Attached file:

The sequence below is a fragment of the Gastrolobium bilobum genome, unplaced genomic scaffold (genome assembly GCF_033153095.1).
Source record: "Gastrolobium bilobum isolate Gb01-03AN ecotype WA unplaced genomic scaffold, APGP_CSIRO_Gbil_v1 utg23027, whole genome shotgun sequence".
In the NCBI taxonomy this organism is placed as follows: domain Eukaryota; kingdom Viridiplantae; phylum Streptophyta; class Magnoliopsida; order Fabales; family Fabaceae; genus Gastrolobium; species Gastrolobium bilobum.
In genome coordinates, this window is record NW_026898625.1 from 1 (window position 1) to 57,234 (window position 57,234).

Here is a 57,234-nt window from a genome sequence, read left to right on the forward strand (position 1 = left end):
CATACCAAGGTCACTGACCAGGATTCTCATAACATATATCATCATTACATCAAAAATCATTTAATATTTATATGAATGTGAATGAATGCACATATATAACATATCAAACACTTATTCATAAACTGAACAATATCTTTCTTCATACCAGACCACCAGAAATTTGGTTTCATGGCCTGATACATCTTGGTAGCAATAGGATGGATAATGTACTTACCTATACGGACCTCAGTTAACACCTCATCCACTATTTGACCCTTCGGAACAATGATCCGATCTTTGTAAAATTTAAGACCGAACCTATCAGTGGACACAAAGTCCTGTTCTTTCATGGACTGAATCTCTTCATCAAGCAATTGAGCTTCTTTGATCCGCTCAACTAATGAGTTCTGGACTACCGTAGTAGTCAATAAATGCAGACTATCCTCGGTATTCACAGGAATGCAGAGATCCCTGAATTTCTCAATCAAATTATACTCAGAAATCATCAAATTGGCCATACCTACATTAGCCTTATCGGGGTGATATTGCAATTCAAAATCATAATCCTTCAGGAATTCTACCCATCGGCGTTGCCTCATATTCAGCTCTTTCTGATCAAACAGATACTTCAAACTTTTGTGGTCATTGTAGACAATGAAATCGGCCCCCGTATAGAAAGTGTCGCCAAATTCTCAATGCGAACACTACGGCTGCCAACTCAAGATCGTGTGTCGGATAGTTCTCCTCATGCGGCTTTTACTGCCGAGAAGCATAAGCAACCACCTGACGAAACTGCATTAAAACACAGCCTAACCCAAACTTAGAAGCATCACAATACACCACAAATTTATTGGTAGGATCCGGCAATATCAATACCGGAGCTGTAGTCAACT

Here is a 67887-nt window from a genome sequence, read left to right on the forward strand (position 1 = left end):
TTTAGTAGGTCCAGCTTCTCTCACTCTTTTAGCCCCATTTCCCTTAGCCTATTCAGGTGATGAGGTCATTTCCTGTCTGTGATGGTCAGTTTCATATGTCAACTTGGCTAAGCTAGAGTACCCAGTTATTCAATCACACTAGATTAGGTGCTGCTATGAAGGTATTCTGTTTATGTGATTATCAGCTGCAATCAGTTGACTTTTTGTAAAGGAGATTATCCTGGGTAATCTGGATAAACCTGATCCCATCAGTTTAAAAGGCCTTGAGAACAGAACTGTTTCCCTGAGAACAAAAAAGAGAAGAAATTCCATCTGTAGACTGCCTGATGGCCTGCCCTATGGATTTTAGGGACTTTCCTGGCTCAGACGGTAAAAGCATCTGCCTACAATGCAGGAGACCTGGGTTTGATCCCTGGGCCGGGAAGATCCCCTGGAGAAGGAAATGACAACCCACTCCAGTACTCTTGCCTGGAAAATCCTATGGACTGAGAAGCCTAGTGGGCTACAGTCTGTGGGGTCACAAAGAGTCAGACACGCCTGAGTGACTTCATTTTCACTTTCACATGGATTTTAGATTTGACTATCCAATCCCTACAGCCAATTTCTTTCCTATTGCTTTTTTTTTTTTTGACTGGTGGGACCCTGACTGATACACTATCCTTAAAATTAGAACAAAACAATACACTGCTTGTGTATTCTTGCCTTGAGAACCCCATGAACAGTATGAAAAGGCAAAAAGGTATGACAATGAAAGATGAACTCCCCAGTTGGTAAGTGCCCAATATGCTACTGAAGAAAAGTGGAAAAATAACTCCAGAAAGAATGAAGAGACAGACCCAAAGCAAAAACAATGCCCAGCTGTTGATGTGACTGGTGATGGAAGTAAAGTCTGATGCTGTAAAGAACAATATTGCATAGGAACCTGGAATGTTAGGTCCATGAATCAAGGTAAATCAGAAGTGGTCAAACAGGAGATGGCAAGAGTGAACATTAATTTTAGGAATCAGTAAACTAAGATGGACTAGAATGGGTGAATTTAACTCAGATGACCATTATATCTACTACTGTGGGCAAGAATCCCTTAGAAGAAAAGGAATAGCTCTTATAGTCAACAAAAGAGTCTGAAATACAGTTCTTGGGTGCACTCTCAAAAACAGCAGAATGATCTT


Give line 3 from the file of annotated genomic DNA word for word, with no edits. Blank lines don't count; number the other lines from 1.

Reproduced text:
In the NCBI taxonomy this organism is placed as follows: domain Eukaryota; kingdom Viridiplantae; phylum Streptophyta; class Magnoliopsida; order Fabales; family Fabaceae; genus Gastrolobium; species Gastrolobium bilobum.